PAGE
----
• Done right, cloud computing allows one to develop, deploy and run applications that can easily grow capacity (scalability), work fast (performance), and never ? or at least rarely ? fail (reliability), all without any concern as to the nature and location of the underlying infrastructure.
    • Google Inc. and IBM Corp. have teamed up to offer a curriculum and support for software development on large-scale distributed computing systems.
    • The two companies expect to expand the program to other universities in the future.
  • NASA News: Phoenix Mars Lander
    • The first spacecraft designed to taste the water of another planet landed safely on Mars’s northern pole on May 25th, beginning a three-month mission to determine whether the Red Planet ever did, or still might, support rudimentary forms of life.
    • The Phoenix spacecraft parachuted to the planet’s surface at 7:53 p.m. Eastern time, successfully ending a 10-month, 422-million mile journey through space.
    • It is scheduled to deploy its 7.7-foot-long robotic arm, which will be used to dig into the soil. Lying just beneath the Lander is an ice layer that Phoenix will dig into, searching for evidence of organic molecules.
    • The 7-foot-tall, 904-pound Phoenix Lander touched down after a 296-day trip.
    • The name Phoenix, referring to the mythical bird rising from its own ashes, was derived from the 1999 Mars Polar Lander, which was lost as it descended.
    • Phoenix’s science instruments will look for molecules such as carbon and hydrogen.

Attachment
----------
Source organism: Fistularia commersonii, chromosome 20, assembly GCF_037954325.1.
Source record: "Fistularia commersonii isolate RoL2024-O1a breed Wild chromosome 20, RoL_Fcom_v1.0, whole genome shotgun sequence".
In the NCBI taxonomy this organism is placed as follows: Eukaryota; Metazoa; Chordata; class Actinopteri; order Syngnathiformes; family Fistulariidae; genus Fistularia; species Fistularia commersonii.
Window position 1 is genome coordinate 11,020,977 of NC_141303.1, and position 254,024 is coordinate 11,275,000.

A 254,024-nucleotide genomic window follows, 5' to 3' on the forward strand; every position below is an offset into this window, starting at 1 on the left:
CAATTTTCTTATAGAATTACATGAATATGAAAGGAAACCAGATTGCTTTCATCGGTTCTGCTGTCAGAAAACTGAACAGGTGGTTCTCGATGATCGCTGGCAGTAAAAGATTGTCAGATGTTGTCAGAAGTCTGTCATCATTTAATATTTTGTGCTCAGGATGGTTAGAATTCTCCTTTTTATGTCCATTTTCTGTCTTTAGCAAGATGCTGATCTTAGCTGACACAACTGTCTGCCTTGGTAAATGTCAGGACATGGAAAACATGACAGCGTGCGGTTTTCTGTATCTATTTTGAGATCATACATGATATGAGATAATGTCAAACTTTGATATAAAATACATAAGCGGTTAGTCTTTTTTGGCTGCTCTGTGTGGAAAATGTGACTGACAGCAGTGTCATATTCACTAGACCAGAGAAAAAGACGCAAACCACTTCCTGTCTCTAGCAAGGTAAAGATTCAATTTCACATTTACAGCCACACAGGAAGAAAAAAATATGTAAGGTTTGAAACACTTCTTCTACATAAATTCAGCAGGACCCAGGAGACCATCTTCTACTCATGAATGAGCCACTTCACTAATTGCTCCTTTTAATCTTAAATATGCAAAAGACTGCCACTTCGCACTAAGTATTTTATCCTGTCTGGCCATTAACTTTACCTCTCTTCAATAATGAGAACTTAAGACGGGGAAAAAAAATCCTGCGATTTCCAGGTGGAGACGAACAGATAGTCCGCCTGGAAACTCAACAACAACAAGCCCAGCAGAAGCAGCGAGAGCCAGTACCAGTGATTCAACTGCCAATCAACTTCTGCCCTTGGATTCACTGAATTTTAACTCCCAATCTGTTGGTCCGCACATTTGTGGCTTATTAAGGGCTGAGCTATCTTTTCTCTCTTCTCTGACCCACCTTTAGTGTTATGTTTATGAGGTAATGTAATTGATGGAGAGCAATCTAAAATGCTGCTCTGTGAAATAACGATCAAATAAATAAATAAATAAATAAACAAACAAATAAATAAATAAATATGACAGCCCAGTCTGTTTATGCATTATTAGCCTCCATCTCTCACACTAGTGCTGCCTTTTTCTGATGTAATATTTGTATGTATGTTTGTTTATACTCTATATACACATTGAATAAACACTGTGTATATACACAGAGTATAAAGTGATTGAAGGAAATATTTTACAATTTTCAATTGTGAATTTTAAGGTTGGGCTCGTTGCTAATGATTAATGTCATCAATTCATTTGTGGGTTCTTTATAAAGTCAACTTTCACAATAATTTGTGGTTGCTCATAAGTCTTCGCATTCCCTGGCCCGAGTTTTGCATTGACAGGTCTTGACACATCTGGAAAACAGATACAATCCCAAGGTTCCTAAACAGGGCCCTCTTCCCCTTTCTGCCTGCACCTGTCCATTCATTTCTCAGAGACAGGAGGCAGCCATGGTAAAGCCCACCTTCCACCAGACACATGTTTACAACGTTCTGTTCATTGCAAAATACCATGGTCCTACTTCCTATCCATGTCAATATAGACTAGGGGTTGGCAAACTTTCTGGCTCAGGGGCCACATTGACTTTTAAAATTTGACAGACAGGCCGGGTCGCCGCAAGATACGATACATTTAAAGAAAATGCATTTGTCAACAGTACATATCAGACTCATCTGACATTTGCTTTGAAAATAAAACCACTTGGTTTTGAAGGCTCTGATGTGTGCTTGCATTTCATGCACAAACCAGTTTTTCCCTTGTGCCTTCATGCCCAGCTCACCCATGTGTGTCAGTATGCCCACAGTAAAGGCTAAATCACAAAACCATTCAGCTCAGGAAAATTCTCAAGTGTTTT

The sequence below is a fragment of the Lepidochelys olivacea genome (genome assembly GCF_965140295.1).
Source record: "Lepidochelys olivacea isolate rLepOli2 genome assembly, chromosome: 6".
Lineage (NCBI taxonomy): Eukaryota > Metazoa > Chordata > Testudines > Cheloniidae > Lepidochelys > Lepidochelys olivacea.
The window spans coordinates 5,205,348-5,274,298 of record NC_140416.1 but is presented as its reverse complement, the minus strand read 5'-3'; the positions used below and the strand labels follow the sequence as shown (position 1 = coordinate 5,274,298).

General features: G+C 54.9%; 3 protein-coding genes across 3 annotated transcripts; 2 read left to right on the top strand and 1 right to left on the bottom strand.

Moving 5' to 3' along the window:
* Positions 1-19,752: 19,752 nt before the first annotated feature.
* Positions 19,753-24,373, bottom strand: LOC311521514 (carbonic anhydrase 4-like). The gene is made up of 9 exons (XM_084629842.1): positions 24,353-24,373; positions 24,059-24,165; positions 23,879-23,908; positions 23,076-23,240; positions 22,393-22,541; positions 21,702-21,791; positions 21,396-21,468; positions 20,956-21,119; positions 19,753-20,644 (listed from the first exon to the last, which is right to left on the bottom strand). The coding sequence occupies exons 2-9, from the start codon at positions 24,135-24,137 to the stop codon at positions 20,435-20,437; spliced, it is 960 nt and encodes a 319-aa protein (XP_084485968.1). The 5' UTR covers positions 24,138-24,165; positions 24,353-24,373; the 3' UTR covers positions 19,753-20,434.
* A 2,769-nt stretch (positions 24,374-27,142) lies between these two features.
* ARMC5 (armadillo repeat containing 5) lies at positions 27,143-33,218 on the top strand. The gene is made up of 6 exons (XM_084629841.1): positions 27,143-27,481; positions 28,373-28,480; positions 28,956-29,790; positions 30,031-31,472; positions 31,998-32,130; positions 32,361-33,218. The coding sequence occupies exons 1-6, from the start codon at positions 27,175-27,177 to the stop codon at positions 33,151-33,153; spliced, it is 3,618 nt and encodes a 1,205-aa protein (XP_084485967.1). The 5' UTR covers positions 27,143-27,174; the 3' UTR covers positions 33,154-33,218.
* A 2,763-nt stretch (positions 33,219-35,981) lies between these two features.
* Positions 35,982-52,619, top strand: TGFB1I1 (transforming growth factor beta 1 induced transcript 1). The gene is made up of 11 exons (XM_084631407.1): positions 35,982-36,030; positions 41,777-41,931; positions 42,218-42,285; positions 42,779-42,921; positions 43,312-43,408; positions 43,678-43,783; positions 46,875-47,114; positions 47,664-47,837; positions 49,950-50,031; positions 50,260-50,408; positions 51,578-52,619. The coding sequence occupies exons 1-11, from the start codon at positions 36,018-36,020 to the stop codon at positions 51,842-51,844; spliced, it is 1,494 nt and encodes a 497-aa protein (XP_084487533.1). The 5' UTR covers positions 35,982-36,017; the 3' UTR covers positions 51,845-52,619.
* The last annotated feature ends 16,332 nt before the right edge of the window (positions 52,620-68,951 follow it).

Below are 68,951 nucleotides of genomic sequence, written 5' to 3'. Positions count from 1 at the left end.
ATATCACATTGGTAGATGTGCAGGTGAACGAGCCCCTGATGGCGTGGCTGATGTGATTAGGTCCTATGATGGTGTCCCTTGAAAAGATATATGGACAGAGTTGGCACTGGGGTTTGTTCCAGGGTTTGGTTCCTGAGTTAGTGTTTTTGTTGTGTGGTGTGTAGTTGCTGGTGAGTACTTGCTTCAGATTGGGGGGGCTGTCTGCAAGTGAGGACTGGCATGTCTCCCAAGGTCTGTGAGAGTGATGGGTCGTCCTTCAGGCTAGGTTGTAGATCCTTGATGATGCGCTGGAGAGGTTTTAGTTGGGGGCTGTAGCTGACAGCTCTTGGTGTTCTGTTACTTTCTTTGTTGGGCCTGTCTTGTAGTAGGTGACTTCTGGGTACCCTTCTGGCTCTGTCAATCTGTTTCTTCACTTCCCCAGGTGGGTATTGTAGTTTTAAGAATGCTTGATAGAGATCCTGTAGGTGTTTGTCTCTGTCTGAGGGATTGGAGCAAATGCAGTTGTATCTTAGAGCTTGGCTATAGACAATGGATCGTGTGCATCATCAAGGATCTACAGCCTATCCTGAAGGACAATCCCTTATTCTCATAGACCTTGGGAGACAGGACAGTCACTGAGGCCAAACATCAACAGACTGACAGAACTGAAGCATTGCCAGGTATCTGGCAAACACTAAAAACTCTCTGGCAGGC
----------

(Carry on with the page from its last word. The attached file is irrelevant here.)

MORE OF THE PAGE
• The two Viking spacecraft that landed on Mars in 1976 made the only previous unsuccessful tests for organic chemicals in Martian soil.
    • It will also examine the acidity of the soil at different layers, and will look for sulfates, which could be an energy source for microbes.
    • Besides the robotic arm and mast camera, the lander’s instruments also include a Thermal and Evolved-Gas Analyzer, a Microscopy, Electrochemistry and Conductivity Analyzer, and a meteorology station that will track weather patterns.
    • Next year, the Mars Science Laboratory, a Lander as large as an automobile and equipped with a ray-gun type laser to zap rocks at a distance of 30 feet, will land.
    • Built by Lockheed Martin Corp., Phoenix is the first mission from NASA’s Scout program, a lower-cost complement to the space agency’s pricier Mars missions.
    • It cost $420 million to develop and launch Phoenix compared with the $820 million originally invested in the twin rovers.
    • Update after landing
      • Phoenix may have found ice on the Red Planet that was exposed when the soil was disturbed by the landing.
      • The possible ice appears in an image the robotic arm camera took underneath the lander, near a footpad.
      • Full confirmation of the possible ice will come when the robotic arm excavates and analyzes layers in the nearby surface.
      • The spacecraft has successfully deployed its robotic arm and tested other instruments including a laser designed to detect dust, clouds, and fog.
      • Scientists said they are dealing with an unexpected short circuit in a device that bakes and sniffs samples from the planet’s surface.
      • The Thermal and Evolved Gas Analyzer includes a calorimeter that tracks how much heat is needed to melt or vaporize substances in a sample, plus a mass spectrometer to examine vapors driven off by the heat.
  • Internet Censorship to be lifted for Olympic Games
    • It is reported that government bodies in charge of censoring the Internet will unblock access to specific Internet Protocol (IP) addresses in certain Internet cafés, access jacks in hotel rooms and conference centers where foreigners are expected to work or stay during the Olympic Games.
    • As of March 31, 2008, Wikipedia was unblocked in China in preparation for the games.
  • Food Science (Chopsticks and Rice)
    • Chopsticks
      • History of chopsticks
      • Types of chopsticks (crasftmanship, carvings)
      • Confucius and chopsticks (used to promote non-violence)
      • Non-chopstick countries
    • Rice
      • History and usage
      • Types of rice (rough rice, brown rice, white rice, wild rice)
      • Rice wine (sake)